August 7, 2012

 

World wheat prices down as fears for Russian export ease

 

 

After Russian authorities asserted the country would maintain an unspecified exportable grain surplus, global wheat prices dropped this week.

 

The remarks followed fresh wheat crop estimates, signalling the supply could hit 50 million tonnes this year. The figure represents an upgrade from an earlier forecast of 46-49 million tonnes.

 

The latest data supports the stance of Deputy Prime Minister Arkady Dvorkovich, head of industry and commodity producers, who expressed confidence that Russia has no grounds to ban grain exports this year due to poor weather conditions in some parts of the country.

 

On Friday (Aug 3) wheat futures trading was mixed, demonstrating that the market was still clouded by concerns of the potential harvest losses driven by drought in the US and Russia. Reuters Africa reported that benchmark November milling wheat was down 0.1% at EUR256.25 (US$317.5) a tonne.

 

Despite optimistic comments from officials, fear that Russia may impose export restrictions on grain continues to hang over the market. Investors worry that the government may put a ban on shipments at the first premonition of worsening weather conditions in the country's southern regions.

 

Simultaneously a glaring shortage of stock has become evident in the Volga region, as the harvest outlook for Urals and Siberia continues to remain relatively bleak.

 

SovEcon agricultural consultancy released a report on Friday (Aug 3) pointing out that the focus should shift from the southern part of Russia, where the harvesting season is nearing ending to the Urals and Siberia. Both of the regions show weak results, lagging behind figures from 2010 and 2011.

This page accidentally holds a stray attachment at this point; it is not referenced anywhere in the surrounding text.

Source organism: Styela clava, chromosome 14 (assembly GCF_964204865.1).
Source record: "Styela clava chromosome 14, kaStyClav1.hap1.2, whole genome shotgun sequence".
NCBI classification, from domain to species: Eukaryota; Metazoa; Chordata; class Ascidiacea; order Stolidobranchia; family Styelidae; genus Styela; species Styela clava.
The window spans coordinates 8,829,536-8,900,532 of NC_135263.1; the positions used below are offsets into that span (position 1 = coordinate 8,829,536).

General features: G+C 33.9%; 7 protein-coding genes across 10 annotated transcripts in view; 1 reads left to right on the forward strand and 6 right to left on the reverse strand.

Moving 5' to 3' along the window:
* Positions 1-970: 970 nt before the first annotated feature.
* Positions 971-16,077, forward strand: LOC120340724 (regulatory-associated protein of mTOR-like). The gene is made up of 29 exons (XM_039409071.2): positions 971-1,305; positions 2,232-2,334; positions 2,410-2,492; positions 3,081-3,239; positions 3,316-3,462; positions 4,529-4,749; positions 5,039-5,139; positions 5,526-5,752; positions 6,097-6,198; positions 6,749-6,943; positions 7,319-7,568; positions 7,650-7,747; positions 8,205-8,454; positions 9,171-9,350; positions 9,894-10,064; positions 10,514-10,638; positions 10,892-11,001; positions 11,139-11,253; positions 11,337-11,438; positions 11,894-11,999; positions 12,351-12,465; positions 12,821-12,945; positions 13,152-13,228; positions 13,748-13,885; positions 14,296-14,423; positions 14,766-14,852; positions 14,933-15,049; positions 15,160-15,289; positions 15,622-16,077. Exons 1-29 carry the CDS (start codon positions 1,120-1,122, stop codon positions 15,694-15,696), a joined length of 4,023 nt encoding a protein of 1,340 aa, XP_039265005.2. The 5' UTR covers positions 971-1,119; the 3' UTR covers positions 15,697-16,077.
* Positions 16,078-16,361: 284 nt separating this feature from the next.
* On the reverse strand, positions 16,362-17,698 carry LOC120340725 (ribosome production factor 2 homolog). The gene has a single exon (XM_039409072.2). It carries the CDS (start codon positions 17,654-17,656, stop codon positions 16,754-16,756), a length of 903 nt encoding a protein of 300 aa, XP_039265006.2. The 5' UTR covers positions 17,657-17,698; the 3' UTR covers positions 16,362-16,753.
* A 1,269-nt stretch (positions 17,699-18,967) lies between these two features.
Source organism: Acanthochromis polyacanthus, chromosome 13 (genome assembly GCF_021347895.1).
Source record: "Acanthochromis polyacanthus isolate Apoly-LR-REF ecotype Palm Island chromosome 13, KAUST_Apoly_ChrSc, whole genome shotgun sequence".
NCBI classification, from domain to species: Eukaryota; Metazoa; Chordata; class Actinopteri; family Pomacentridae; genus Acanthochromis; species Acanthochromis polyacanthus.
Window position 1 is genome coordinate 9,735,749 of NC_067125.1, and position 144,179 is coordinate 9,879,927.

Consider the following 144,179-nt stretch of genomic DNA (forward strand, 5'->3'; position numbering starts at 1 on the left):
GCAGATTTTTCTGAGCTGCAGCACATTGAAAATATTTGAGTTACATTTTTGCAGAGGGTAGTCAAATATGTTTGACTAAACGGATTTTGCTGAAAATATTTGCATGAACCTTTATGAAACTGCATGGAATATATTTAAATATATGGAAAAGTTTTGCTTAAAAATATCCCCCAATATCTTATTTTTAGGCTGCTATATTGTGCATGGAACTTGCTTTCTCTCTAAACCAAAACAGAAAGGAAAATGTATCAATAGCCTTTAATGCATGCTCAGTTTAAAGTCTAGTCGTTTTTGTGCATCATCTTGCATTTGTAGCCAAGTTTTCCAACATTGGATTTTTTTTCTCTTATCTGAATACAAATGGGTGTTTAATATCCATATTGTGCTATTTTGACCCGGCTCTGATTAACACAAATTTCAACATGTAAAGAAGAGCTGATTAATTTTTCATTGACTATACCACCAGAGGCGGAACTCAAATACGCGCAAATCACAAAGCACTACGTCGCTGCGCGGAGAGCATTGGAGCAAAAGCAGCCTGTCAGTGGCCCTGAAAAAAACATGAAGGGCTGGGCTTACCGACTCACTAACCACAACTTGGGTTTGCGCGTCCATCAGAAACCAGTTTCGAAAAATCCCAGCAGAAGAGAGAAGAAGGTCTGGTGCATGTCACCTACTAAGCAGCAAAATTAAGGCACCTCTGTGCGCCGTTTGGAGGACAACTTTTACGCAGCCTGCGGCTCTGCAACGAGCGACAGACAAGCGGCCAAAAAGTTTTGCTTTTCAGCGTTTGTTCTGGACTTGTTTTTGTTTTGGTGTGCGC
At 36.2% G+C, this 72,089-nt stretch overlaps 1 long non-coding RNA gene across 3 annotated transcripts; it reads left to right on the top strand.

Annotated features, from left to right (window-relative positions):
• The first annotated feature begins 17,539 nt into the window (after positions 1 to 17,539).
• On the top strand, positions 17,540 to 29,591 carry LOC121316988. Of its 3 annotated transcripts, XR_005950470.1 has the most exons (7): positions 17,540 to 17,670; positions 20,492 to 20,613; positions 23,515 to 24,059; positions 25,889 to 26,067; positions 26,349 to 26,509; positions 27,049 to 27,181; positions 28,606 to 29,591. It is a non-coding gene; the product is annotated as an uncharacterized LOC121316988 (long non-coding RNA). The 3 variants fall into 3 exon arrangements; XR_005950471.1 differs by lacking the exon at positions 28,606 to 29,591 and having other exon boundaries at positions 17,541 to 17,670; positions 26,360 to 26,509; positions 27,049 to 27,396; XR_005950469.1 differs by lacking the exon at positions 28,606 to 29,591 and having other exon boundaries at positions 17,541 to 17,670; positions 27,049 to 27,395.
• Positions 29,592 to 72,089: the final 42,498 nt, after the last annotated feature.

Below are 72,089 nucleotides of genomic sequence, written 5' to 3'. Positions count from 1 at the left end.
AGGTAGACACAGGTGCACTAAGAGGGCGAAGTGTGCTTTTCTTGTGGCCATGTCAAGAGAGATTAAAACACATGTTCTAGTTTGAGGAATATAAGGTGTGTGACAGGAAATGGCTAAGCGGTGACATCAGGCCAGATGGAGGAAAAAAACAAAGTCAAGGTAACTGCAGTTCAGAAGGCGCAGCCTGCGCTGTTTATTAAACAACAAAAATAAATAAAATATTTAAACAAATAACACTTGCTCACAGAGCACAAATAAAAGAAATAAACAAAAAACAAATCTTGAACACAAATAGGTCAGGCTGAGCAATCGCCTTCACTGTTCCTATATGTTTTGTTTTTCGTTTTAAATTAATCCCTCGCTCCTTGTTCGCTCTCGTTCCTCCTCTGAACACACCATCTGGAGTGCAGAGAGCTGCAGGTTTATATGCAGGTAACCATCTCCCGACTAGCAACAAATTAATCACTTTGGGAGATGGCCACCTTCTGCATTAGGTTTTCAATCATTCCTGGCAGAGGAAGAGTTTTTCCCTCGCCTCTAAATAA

Additionally, even if Russia sticks to its current export plan the projected figures are still much lower than the past year's. The Institute for Agriculture Market Studies (IKAR) reported that the country aims to ship between 13.5-13.8 million tonnes of wheat for the 2012-13 season. The estimate highlights a substantial drop from 2011-12 period, when Russia exported 21 million tonnes.

 

On Tuesday (July 31), Agriculture Minister Nikolai Fyodorov confirmed that Russia would harvest 10-15% less grain this year, than in 2011 due to unfavourable weather conditions. The official stated that Russia's grain production would reach only 80-85 million tonnes in 2012, compared with 94.2 million a year earlier.

 

Some experts including Alexey Evstratenkov, equity research analyst at Moscow-based ATON, were expecting crop forecast cuts. Over the phone Evstratenkov said, "The Agriculture Ministry has talked about the possible reduction of the harvest this year long before the announcement on Tuesday (July 31). So a 10-15% downgrade of the harvest this year should not come as a surprise to the market."

 

The expert also brushed off the possibility of shipment restrictions this year, unless the situation worsened dramatically. "With the current prediction for the harvest there shouldn't be a ban, as according to the Ministry of Agriculture and RosStat, Russia internally consumes around 60-65 million tonnes of grain. Currently the prediction for the harvest is around 75-80 million tonnes, leaving the country with 10-15 million tonnes of exportable grain surplus."

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